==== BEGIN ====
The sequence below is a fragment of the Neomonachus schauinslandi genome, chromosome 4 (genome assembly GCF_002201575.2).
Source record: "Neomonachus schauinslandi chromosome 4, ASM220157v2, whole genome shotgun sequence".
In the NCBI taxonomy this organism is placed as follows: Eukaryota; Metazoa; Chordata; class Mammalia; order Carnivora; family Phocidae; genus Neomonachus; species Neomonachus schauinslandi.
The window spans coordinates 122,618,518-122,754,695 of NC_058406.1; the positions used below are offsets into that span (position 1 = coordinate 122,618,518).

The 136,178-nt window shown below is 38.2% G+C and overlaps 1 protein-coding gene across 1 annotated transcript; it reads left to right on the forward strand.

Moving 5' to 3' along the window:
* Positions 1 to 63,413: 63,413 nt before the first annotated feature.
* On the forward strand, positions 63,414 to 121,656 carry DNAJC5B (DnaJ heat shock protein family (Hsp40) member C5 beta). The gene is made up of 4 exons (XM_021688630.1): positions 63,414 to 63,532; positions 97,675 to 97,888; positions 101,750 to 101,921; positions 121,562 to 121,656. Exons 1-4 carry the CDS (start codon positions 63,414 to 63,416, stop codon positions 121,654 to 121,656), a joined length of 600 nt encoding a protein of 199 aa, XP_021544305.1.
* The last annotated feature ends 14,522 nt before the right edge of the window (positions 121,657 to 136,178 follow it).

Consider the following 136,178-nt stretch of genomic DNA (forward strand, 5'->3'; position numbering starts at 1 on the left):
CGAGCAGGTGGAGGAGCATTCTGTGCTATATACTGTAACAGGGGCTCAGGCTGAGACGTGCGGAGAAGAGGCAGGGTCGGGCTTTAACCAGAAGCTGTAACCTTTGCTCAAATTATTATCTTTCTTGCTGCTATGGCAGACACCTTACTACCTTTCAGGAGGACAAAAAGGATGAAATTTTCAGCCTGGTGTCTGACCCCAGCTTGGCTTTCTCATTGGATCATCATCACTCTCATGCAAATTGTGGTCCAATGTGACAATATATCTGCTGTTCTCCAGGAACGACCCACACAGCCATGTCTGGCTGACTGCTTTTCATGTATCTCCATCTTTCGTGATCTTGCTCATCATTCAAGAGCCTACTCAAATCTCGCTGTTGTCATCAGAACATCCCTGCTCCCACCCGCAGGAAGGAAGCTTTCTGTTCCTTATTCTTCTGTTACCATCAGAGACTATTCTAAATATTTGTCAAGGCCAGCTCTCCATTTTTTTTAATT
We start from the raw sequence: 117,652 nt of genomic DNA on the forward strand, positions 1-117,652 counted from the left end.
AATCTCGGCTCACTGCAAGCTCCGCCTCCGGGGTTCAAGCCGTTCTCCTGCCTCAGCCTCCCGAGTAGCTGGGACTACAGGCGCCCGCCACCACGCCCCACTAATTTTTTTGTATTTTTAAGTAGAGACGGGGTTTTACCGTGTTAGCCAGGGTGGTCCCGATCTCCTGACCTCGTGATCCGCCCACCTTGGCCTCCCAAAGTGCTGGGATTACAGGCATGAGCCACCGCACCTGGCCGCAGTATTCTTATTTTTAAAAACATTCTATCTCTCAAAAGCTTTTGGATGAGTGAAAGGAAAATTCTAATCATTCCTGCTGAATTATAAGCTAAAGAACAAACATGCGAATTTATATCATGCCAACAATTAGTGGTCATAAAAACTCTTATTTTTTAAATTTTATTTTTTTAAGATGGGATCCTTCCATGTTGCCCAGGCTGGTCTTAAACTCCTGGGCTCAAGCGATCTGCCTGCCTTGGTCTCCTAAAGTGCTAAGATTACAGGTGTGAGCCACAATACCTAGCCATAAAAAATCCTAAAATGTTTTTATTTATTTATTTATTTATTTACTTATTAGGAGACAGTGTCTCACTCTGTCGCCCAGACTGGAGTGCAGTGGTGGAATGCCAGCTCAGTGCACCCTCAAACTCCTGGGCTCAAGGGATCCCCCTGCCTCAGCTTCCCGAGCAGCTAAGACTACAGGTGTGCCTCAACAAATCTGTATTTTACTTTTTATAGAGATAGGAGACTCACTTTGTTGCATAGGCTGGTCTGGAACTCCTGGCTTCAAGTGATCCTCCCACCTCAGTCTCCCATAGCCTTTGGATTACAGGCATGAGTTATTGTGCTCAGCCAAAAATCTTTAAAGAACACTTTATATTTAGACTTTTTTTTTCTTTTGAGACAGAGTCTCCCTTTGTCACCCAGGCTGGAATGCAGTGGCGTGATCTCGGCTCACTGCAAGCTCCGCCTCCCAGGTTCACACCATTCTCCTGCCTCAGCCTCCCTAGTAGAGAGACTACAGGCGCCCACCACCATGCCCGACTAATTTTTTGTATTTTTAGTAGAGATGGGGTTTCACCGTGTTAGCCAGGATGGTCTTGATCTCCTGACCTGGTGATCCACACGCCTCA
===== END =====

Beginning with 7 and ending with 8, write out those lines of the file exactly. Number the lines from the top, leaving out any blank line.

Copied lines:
* Positions 1 to 63,413: 63,413 nt before the first annotated feature.
* On the forward strand, positions 63,414 to 121,656 carry DNAJC5B (DnaJ heat shock protein family (Hsp40) member C5 beta). The gene is made up of 4 exons (XM_021688630.1): positions 63,414 to 63,532; positions 97,675 to 97,888; positions 101,750 to 101,921; positions 121,562 to 121,656. Exons 1-4 carry the CDS (start codon positions 63,414 to 63,416, stop codon positions 121,654 to 121,656), a joined length of 600 nt encoding a protein of 199 aa, XP_021544305.1.